Psychological Explanations for Depression

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  • Psychological Explanations
    • Mourning and melancholia
      • AO1
        • When a loved one is lost, there is a mourning period, where we recall memories of them and begin to move on
        • In some cases, this process goes astray and we continue a pattern of self-abuse and self-blame because anger against the person lost is directed inwards
        • This results in depression (anger turned against onself).
        • For some the mourning period never ends, a state of melancholia
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        • 1) Shah and Waller
          • found that many people who have suffered from depression describe their parents as affectionless
          • Suggests that a loss of a loved one plays a role in the development of depression
          • Implies that depression is a result of the extension of the mourning (melancholia) and direction of anger at the loss at oneself
        • 2) Barnes and Prosen
          • Further support
          • Men who had lost their fathers through death during childhood scored higher on a depression scale
          • again suggesting that withdrawal of affection or bereavement can lead to an extended period of mourning
        • 3) Correlational Research
          • Does not show cause and effect
          • Other factors may have more of an influence in the formation of depression
            • Paykel and Copper
              • Loss probably only explains a relatively small percentage of cases of depression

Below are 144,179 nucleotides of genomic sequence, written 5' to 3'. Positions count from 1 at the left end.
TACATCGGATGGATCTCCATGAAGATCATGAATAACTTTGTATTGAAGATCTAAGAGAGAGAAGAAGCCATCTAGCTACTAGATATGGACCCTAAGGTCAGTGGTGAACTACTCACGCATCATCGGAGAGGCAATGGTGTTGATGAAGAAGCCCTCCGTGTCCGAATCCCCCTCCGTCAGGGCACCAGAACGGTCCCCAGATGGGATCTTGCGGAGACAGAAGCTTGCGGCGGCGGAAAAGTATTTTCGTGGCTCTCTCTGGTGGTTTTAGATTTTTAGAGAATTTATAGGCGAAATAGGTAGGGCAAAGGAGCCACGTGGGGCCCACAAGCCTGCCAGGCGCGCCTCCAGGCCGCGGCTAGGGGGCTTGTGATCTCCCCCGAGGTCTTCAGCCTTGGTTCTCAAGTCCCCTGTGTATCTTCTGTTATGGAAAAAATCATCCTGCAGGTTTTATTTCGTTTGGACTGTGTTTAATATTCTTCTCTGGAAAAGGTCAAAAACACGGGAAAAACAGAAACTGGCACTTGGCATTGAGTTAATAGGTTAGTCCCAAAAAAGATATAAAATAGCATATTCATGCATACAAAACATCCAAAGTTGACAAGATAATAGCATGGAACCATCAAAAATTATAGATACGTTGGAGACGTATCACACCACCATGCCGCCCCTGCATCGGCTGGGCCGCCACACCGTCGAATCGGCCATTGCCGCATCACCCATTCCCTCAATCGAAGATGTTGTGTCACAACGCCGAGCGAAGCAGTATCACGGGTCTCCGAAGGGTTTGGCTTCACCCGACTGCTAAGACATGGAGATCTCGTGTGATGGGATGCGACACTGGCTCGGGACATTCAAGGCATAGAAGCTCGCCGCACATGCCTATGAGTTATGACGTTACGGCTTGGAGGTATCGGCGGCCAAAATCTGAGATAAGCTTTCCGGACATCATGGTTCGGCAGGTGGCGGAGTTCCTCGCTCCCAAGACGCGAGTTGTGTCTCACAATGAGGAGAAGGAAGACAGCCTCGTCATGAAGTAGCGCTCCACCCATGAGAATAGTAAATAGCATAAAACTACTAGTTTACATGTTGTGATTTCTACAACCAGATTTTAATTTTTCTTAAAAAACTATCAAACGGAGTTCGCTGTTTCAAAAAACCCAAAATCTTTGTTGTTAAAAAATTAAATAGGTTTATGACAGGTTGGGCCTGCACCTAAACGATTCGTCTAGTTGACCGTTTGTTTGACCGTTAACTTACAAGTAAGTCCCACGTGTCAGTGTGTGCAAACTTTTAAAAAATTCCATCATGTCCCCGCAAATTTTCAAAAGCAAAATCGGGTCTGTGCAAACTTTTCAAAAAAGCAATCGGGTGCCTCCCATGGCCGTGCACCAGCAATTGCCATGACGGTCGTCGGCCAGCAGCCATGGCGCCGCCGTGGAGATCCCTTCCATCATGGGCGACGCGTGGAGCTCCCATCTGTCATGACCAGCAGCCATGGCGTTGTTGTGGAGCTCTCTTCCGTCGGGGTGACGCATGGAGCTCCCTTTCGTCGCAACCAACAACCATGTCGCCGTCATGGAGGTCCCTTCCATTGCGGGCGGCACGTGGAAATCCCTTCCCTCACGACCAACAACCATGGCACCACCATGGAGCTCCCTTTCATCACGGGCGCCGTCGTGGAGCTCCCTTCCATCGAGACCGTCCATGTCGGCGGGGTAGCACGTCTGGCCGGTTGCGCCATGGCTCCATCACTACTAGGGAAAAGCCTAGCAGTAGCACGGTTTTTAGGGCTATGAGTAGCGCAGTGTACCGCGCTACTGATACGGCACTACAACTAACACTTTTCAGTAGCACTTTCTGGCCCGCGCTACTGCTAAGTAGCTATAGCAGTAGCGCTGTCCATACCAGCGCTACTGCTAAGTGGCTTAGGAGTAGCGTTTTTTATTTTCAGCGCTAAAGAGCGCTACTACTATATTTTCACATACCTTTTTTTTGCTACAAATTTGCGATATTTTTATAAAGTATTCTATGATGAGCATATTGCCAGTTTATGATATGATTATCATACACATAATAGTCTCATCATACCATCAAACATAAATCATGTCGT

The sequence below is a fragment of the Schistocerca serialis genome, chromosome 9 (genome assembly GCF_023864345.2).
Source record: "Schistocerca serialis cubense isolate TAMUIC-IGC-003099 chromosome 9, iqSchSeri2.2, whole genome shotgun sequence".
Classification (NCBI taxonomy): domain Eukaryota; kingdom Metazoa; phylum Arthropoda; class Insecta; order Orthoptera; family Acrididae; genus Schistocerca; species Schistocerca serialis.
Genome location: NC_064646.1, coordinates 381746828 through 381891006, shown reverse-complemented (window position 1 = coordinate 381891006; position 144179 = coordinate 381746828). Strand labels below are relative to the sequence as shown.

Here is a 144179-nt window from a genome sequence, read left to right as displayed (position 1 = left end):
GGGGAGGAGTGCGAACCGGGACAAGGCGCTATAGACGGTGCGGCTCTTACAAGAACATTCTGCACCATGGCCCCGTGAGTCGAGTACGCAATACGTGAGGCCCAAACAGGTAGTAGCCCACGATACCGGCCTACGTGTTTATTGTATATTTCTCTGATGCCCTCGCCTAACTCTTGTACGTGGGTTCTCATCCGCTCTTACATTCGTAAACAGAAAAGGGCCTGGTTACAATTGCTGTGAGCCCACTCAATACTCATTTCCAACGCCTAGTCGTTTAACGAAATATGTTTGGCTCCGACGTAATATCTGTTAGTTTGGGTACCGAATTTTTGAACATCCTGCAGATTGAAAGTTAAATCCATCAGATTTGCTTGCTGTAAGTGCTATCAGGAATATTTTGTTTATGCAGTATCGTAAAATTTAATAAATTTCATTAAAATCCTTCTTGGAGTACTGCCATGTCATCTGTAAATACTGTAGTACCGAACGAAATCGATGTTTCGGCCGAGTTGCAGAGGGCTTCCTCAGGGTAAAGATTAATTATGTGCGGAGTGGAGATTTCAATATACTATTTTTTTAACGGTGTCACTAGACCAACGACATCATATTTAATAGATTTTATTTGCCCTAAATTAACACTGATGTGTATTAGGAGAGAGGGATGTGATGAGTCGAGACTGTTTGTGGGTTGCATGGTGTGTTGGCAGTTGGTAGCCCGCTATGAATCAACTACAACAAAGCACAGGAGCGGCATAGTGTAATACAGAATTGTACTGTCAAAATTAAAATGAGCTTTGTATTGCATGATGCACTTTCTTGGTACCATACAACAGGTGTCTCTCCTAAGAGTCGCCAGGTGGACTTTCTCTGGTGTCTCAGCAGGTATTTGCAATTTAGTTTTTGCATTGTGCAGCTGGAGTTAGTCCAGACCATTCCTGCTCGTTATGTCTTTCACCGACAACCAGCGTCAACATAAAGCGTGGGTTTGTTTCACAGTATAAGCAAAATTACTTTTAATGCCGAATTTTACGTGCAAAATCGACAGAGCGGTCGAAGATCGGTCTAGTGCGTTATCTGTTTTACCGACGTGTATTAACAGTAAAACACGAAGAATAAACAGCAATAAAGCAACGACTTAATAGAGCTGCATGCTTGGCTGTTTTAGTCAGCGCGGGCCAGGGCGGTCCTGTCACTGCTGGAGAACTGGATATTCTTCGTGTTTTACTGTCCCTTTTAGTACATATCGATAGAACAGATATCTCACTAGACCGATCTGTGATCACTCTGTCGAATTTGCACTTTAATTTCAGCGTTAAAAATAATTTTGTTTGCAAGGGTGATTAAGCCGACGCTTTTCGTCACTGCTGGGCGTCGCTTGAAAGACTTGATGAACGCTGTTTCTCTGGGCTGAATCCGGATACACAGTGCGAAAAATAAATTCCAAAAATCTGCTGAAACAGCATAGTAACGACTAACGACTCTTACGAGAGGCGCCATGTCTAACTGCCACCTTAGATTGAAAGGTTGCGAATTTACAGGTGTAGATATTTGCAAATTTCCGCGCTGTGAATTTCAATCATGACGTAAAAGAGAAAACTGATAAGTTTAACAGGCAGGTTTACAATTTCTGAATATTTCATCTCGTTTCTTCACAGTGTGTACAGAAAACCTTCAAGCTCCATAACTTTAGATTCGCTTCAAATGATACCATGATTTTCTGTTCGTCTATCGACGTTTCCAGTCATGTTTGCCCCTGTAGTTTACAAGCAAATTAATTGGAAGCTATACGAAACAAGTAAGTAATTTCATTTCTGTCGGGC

• estimated that only 10% of those who experience early loss later become depressed
              • This suggests that other factors are involved, e.g becoming homeless
    • Beck's Cognitive Theory
      • AO1
        • Depression is caused by biased thinking, towards negative interpretations of the environment
        • Depressed individuals acquire a negative schema in childhood, and therefore have a tendency to take a negative view of the world
        • negative schema is activated whenever the individual enters a new situation, such as an exam, that is similar to the original conditions which the schema was learned, resulting in depression
        • The cognitive traid mantains the depression
      • AO2
        • 1) Butler and Beck
          • concluded that 80% of adults benefitted from Beck’s cognitive therapy
          • This supports the idea that depression has a cognitive basis
          • And implies that the theory is internally valid
        • 2) Kronbot et al.
          • found that people with depression have a more accurate perception of time than those without 
          • This suggests that those with depression think differently, and therefore perceptions are different
          • The study also suggests that not all thoughts are negative, as depressed individuals were more accurate
            • The theory may be limited by generalising all depressive cognitions as negative.
        • Correlational research
          • No cause and effect
            • 3) Kinderman et al.
              • found that in a survey, traumatic life events were the single biggest determinant of anxiety and depression
              • family history, income and education levels and relationship issues also had significant contributions
              • No single cause of depression. This implies that Beck’s theory may be flawed


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